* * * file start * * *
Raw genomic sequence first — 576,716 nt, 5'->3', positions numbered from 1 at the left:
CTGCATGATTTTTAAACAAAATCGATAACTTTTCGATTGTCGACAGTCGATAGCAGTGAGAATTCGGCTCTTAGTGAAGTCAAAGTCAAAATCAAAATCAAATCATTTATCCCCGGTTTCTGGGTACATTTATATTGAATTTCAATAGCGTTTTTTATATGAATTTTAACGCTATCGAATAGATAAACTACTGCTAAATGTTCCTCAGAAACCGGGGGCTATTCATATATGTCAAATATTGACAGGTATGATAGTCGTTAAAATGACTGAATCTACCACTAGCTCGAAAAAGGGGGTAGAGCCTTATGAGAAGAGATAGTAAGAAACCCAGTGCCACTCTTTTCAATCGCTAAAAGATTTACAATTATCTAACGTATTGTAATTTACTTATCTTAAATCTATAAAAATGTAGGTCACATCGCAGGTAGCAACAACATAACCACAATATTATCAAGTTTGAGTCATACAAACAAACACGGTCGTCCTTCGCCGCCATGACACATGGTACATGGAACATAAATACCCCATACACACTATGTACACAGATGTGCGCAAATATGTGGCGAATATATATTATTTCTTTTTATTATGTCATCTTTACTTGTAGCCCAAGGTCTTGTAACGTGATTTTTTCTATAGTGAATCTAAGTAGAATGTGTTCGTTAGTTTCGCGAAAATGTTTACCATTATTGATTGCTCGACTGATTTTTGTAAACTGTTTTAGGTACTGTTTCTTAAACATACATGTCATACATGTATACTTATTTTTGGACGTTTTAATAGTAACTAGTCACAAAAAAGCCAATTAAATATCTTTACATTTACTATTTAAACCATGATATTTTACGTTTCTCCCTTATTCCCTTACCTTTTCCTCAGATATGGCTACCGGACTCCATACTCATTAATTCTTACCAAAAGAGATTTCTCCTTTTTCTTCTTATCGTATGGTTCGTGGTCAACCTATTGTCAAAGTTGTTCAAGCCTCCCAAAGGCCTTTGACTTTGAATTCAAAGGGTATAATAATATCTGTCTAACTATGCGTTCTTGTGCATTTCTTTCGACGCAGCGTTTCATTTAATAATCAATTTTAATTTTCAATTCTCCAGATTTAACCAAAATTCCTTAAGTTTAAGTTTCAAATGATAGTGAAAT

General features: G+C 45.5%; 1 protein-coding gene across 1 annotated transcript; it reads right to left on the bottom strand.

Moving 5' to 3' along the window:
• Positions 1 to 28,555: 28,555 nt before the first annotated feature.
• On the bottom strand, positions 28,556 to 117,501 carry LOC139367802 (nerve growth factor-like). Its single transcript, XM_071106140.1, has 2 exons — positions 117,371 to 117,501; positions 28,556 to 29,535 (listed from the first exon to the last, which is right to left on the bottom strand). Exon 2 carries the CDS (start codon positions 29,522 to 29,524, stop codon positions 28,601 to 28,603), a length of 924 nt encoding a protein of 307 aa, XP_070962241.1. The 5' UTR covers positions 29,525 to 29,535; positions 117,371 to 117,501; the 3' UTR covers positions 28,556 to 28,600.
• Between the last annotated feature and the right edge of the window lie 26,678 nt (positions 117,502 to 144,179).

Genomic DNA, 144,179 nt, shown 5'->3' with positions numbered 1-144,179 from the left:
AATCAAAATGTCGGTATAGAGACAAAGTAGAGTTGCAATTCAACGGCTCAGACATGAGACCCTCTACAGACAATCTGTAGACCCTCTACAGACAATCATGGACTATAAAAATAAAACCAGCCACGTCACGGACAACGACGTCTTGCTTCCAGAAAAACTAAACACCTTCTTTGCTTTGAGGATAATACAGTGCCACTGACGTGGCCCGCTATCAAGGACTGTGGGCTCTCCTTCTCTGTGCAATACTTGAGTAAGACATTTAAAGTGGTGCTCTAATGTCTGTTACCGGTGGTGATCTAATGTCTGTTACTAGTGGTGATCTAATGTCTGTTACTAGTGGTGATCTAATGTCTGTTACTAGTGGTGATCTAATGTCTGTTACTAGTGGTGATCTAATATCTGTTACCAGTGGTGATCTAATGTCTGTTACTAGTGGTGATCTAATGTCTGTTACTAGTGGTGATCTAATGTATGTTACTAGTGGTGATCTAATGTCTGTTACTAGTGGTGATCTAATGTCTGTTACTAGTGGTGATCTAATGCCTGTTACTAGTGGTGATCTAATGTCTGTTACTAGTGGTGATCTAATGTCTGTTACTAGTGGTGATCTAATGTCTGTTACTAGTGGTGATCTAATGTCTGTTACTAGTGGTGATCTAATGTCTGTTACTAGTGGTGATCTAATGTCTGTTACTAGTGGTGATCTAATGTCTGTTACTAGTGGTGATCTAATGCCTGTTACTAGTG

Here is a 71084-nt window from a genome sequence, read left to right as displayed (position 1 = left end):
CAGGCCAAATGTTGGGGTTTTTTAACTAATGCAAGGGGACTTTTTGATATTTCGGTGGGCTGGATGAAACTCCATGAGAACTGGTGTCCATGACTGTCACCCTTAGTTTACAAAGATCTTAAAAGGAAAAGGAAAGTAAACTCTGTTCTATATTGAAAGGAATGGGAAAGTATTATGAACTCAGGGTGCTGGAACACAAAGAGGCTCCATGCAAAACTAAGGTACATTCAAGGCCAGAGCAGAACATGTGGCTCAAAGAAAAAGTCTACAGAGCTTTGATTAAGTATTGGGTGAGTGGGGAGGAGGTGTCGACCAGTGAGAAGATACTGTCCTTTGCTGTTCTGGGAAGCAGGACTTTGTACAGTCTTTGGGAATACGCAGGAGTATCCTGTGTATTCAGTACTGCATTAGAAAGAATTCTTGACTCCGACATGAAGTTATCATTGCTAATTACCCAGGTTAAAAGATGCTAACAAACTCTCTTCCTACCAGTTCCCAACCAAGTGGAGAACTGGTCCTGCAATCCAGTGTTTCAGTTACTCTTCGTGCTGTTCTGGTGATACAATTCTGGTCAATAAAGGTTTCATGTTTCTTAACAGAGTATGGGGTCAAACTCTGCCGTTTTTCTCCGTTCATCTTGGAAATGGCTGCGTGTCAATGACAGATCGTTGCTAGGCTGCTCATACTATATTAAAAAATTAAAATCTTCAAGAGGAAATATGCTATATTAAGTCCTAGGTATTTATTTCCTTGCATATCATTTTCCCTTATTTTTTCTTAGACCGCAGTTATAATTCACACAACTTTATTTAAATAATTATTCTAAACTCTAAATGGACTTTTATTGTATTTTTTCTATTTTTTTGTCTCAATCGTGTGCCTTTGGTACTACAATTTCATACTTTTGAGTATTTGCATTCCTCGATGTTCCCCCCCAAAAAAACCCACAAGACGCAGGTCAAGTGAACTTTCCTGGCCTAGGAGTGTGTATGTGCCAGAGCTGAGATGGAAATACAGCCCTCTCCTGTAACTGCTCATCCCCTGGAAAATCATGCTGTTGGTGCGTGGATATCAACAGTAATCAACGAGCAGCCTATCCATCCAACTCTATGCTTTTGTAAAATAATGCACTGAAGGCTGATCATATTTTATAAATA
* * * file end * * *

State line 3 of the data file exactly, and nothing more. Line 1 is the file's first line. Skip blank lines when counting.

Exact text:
General features: G+C 45.5%; 1 protein-coding gene across 1 annotated transcript; it reads right to left on the bottom strand.